Date of Graduation

5-2015

Document Type

Thesis

Degree Name

Bachelor of Science in Chemical Engineering

Degree Level

Undergraduate

Department

Chemical Engineering

Advisor

Penney, Roy

Abstract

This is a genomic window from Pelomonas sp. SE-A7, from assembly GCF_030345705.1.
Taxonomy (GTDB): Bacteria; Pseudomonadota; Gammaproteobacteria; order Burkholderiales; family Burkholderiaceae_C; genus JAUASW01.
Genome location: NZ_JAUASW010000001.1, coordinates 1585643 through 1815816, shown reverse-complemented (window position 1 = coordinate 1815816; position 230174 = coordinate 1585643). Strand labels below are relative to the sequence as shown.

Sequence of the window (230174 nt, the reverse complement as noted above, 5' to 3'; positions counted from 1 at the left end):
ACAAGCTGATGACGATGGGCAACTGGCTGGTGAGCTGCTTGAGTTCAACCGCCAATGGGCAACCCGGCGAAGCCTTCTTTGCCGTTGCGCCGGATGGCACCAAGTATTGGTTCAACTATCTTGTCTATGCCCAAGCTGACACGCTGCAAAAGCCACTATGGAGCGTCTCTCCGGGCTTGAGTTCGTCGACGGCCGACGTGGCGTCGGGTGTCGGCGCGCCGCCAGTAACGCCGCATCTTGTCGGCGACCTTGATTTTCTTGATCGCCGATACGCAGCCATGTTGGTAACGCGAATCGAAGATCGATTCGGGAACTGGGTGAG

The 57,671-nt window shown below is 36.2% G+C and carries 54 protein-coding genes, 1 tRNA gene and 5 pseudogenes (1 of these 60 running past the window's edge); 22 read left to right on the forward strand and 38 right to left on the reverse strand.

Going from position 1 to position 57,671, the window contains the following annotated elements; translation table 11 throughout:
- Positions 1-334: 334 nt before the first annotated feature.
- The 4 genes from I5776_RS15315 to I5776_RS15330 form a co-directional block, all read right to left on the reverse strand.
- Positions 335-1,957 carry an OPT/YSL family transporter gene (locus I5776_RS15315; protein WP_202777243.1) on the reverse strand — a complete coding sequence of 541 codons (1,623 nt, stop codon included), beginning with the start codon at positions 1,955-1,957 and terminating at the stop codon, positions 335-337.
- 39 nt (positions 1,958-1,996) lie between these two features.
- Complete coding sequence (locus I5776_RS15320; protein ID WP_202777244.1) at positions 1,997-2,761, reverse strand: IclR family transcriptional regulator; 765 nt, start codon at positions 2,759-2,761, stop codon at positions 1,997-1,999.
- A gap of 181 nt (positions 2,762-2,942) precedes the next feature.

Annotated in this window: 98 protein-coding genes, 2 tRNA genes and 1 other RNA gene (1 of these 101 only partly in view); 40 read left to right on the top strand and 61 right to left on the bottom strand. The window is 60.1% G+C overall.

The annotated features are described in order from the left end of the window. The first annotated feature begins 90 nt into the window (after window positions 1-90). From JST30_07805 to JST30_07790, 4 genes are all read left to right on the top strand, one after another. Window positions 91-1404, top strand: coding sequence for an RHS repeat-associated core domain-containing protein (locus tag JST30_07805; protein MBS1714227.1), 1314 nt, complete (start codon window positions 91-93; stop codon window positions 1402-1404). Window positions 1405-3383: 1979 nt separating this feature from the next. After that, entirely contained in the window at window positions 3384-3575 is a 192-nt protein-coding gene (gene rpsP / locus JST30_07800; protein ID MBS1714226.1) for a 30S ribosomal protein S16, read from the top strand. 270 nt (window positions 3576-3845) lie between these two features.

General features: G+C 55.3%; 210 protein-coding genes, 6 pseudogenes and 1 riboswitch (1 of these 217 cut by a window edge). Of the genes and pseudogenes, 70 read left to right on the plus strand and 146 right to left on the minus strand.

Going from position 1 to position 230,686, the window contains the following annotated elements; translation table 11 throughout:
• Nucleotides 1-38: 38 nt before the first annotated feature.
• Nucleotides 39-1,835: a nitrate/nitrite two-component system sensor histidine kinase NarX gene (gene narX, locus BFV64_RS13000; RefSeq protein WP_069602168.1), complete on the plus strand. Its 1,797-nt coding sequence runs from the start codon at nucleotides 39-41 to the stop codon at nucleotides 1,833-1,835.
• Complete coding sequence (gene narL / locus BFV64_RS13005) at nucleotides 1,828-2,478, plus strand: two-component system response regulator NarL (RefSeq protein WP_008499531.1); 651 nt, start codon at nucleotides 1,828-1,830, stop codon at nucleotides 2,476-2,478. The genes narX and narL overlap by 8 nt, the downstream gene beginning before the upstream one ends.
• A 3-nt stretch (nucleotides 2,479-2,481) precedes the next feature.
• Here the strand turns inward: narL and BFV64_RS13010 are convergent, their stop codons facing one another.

In the United States, one of the major rising issues is water shortage, especially in Western, inland states with arid climates. Not only do deficiencies exist for potable water, but for irrigation and agricultural purposes as well. Currently, the Brackish Groundwater National Desalination Research Facility in Alamogordo, New Mexico has four separate wells that are being used for experimentation. A major concern is that a considerable amount of this water is currently wasted by being sent to evaporation ponds without any sort of treatment for human consumption. The WERC-A-HOLICS have identified two possible methods to alleviate this problem. Electrocoagulation (EC) is a technology useful for the removal of sulfate and other anions from brackish groundwater. The process charges concentrated water through an EC chamber in a serpentine pathway, and uses an applied voltage to flow current through the system. By identifying the ideal combination of current density and residence time, it is possible to achieve approximately 40% sulfate removal by EC alone. In addition to this technology, reverse osmosis (RO) was also considered as a means of water desalination. This is a very attractive option, and has been extensively implemented in other parts of the world, especially Europe and the Middle East. RO is extremely effective in reducing salt concentrations, within EPA limits, suitable for human consumption. The WERC-A-HOLICS performed experiments to determine if EC was a viable means of removing sulfate from brackish water (well 2). On a purely scientific level, EC as pretreatment for RO produced potable water; however, this system is not economical long term on an industrial scale due to its high yearly operating costs. If implemented on a smaller scale or using brackish water feed with a lower sulfate concentration, such as the other three research wells, EC as pretreatment has potential to be economical due to its lower yearly operating and waste disposal costs.

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